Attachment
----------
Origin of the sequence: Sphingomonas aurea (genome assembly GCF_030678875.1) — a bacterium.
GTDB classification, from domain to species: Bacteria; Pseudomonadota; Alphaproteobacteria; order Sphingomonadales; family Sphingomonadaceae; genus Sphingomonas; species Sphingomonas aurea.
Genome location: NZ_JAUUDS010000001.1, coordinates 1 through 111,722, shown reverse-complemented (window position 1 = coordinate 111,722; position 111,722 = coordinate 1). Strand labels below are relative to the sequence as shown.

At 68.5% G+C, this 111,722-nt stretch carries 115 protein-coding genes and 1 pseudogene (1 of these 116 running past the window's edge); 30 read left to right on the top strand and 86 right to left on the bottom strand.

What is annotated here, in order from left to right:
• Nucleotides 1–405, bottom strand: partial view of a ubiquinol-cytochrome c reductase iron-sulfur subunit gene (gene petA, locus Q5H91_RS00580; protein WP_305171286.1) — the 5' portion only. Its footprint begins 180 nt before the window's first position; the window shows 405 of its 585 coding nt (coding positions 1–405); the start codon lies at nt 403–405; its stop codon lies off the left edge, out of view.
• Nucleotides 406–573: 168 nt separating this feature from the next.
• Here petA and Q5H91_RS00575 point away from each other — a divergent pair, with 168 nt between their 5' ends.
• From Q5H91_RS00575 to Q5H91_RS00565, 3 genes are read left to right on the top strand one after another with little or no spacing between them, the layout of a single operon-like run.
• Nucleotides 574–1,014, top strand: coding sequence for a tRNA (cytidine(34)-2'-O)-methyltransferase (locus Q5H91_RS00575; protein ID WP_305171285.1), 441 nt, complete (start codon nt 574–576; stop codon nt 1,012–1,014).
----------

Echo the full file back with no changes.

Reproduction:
Origin of the sequence: Sphingomonas aurea (genome assembly GCF_030678875.1) — a bacterium.
GTDB classification, from domain to species: Bacteria; Pseudomonadota; Alphaproteobacteria; order Sphingomonadales; family Sphingomonadaceae; genus Sphingomonas; species Sphingomonas aurea.
Genome location: NZ_JAUUDS010000001.1, coordinates 1 through 111,722, shown reverse-complemented (window position 1 = coordinate 111,722; position 111,722 = coordinate 1). Strand labels below are relative to the sequence as shown.

At 68.5% G+C, this 111,722-nt stretch carries 115 protein-coding genes and 1 pseudogene (1 of these 116 running past the window's edge); 30 read left to right on the top strand and 86 right to left on the bottom strand.

What is annotated here, in order from left to right:
• Nucleotides 1–405, bottom strand: partial view of a ubiquinol-cytochrome c reductase iron-sulfur subunit gene (gene petA, locus Q5H91_RS00580; protein WP_305171286.1) — the 5' portion only. Its footprint begins 180 nt before the window's first position; the window shows 405 of its 585 coding nt (coding positions 1–405); the start codon lies at nt 403–405; its stop codon lies off the left edge, out of view.
• Nucleotides 406–573: 168 nt separating this feature from the next.
• Here petA and Q5H91_RS00575 point away from each other — a divergent pair, with 168 nt between their 5' ends.
• From Q5H91_RS00575 to Q5H91_RS00565, 3 genes are read left to right on the top strand one after another with little or no spacing between them, the layout of a single operon-like run.
• Nucleotides 574–1,014, top strand: coding sequence for a tRNA (cytidine(34)-2'-O)-methyltransferase (locus Q5H91_RS00575; protein ID WP_305171285.1), 441 nt, complete (start codon nt 574–576; stop codon nt 1,012–1,014).